Inside the Rice Brewing Sisters Club

Rice Brewing Sisters Club, Chew Chew Spit Spit, 2019, rice-wine brewing workshop at 98b, Manila. Courtesy the artist

Exploring the wide-open community-building (and sensuality) of a South Korean collective’s experiments in ‘social fermentation’

The Rice Brewing Sisters Club (informally the ‘Sisters’) was formed in 2018 by Hyemin Son, Aletheia Hyun-Jin Shin and Soyoon Ryu. I first experienced their work in Manila a year later at the workshop 꼭꼭 씹어뱉기 (Kkokkkok Ssibeobaetgi; Chew Chew Spit Spit), which draws upon the processes named in the title, as well as various cultural practices including miinju (an ancient Korean brewing custom that utilises salivary amylase enzymes as a starter for breaking down starch into sugar). These references acknowledge the different customs of ingestion and expulsion, nourishment and abjection, that are metonymic of unconscious transformation. Workshop participants were first invited to wash their feet, and then share texts and drawings scribbled on rice-paper skins, after which the Sisters poured out, onto a large tarpaulin sheet on the ground, jars of prepared nuruk (a traditional Korean rice yeast used as a starter for the fermentation of alcoholic drinks such as soju) dotted with colourful slices of dragon fruit, calamansi and rambutan. For the next hour participants were invited to hop, dance and stomp on this sticky mash to help its process of fermentation. Two weeks later the Sisters invited other artists and art collectives based locally to celebrate together by drinking, eating and performing karaoke. I recall vividly both the camaraderie and the uncanny eroticism of the mixture oozing between my toes as sweet fragrance was released, along with shouting and laughter as a group of former strangers began to move in coordination.

Indeed, the Sisters’ critical methodology engages with the concept of ‘social fermentation’ via the medium of rice – a dietary staple eaten by large populations across South, Southeast and East Asia and their diasporas – while materially embodying historical, cultural and political narratives that are entangled with agricultural practices and import/export economies, as well as intergenerational traditions of food preparation and consumption. For example, rice porridge (also known as juk, jook, muay, zhou, congee etc across the global Asias) is considered a simple everyday food that is also used for healing and growth, and is named and prepared according to different cultural contexts.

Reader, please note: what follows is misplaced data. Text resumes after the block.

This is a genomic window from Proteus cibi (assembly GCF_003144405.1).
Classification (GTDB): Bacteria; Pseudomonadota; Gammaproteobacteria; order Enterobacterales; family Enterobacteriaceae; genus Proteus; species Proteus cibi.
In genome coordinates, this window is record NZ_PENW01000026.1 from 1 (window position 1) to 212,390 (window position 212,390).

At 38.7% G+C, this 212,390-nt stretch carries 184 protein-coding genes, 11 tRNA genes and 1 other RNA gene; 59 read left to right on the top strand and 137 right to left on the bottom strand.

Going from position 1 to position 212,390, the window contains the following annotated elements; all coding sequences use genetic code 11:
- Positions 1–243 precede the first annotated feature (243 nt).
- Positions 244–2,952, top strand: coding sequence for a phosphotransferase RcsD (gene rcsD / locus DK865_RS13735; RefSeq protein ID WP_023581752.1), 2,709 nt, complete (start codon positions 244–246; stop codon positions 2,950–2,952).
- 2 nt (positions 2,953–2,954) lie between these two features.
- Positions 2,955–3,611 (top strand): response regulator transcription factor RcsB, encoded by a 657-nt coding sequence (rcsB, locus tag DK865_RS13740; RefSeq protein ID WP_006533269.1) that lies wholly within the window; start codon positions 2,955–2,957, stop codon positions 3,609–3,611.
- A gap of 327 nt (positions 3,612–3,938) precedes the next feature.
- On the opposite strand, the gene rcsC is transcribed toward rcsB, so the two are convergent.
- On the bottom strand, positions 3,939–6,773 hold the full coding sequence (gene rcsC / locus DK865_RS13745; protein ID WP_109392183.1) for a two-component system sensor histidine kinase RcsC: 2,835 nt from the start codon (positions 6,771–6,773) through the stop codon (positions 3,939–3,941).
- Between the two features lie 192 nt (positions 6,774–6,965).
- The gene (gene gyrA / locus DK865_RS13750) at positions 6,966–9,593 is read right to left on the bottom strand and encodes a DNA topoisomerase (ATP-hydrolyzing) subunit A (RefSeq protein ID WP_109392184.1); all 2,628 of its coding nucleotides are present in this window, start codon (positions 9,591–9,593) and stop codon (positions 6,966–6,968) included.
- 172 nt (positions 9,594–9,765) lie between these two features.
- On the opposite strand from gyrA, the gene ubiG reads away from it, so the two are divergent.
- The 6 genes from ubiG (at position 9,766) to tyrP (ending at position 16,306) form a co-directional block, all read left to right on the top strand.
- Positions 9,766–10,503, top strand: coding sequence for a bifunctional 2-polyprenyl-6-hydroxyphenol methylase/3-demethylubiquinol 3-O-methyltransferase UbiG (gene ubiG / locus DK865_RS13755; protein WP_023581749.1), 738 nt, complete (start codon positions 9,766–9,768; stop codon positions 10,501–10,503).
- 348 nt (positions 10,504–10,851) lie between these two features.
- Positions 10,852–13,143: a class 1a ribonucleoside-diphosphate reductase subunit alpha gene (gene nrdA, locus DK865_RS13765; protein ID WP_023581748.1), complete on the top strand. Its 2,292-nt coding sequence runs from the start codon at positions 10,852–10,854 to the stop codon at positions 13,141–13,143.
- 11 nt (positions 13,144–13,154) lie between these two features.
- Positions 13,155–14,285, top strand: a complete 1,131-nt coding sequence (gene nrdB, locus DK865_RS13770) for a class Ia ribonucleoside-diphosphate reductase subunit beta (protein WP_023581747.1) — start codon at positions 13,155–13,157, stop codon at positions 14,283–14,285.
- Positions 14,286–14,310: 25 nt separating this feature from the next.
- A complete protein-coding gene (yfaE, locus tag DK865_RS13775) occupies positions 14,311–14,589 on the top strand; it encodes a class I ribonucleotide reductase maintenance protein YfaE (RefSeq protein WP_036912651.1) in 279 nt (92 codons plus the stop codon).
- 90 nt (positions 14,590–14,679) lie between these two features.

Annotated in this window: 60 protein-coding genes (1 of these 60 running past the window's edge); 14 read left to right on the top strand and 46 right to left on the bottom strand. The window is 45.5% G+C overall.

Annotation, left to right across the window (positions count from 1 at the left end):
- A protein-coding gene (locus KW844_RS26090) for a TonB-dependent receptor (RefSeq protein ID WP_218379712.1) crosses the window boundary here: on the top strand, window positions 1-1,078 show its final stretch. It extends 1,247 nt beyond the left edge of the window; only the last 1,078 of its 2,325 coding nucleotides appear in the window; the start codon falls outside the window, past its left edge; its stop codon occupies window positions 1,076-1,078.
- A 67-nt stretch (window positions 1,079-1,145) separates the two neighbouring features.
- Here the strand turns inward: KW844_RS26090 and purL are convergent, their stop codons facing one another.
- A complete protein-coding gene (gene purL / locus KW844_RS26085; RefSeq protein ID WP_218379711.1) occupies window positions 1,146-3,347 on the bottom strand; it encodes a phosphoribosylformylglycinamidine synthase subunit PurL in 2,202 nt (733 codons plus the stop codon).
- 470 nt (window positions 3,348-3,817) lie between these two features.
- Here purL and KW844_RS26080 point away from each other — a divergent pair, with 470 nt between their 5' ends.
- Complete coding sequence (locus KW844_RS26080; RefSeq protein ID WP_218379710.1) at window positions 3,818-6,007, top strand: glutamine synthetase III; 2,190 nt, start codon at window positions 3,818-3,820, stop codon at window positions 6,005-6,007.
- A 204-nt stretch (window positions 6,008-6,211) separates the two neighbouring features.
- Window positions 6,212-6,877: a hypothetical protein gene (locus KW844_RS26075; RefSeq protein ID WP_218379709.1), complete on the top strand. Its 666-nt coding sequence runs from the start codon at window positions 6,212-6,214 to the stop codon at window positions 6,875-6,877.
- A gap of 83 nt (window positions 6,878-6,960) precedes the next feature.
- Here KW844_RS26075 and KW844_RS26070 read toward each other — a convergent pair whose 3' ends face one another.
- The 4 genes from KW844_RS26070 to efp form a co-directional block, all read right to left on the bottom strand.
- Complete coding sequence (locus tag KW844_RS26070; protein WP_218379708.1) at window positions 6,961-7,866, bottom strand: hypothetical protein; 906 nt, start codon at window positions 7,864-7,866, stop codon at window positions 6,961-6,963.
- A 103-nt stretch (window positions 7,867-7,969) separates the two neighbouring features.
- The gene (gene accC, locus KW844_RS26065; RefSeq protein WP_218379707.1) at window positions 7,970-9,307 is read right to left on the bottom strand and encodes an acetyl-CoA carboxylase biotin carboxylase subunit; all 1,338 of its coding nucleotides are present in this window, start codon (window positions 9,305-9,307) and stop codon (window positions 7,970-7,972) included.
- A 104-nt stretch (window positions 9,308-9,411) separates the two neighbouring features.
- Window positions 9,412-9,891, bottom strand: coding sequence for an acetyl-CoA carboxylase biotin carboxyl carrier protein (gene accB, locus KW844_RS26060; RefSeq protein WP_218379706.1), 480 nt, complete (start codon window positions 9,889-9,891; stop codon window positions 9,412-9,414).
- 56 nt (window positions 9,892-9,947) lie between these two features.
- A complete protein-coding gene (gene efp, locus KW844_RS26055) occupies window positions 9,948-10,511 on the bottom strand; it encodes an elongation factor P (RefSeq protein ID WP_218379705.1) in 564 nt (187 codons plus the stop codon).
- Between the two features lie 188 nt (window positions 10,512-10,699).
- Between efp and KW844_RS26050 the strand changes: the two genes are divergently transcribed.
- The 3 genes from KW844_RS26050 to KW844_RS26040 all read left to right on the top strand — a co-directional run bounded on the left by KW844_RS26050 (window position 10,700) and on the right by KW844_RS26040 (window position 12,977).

TERRESTRIAL-CELESTIAL, 2022, nuruk (rice yeast), indigenous microorganisms, microorganisms from hand, soil, compost, wood, heating mats, stencil on fabric. Photo: Tim Deussen. Courtesy Art Laboratory Berlin

The Sisters experiment with the conceptual ideas of brewing and fermenting, such as what it means to ‘nurture bacteria’ while creating open-ended sensorial and relational processes with human/ nonhuman entities that utilise drawing, writing, performance, image and filmmaking, ecological thinking, storytelling and what they call ‘auntie wisdoms’.

The Sisters have extended their methodology to working with multiple independent producers (farmers, brewers, writers, artists, theorists) and community organisations both within and outside South Korea. This included feminist-farmer Sister’s Garden, an independent rice and seasonal producer that sells directly to consumers and recommits a portion of native rice harvest to their seed farm for preservation of species and the next cycle. As part of the 13th Gwangju Biennale, in 2021, the Sisters organised an online kkureomi workshop aimed at highlighting and supporting economic independence among women. They had previously sent out to invited workshop participants packages that they were invited to unbox together, to discover packs of rice cakes and jars of rice from Sister’s Garden, along with the mini-publication Soil-Soil Land, a manual for soil care and maintenance. During a period of restricted travel, the gifts reached across borders to provide physical and intellectual nourishment from the fruits of ecologically sustainable farming and feminist collaboration. Similarly, a year earlier, working closely with the residents, lifeforms and objects of the village of Deokgeo-ri, Bongpyeong, the Sisters produced their first film, 첩첩담담 疊疊談談 이야기극 (Cheopcheopdamdam Iyagigeuk, loosely translated as Mountain Storytellers, Storytelling Mountains: A Tale Theatre). Depicting indigenous and spiritual motifs of percus- sion music, masks and rural landscapes, the film interweaves scenes of human/nonhuman actors prancing in the forest and fields with oral histories, coimagined folktales and humorous Korean wordplay.

Mountain Storytellers, Storytelling Mountains: A Tale Theatre (still), 2020, single channel video (colour, sound), 15 min 37 sec. Courtesy the artist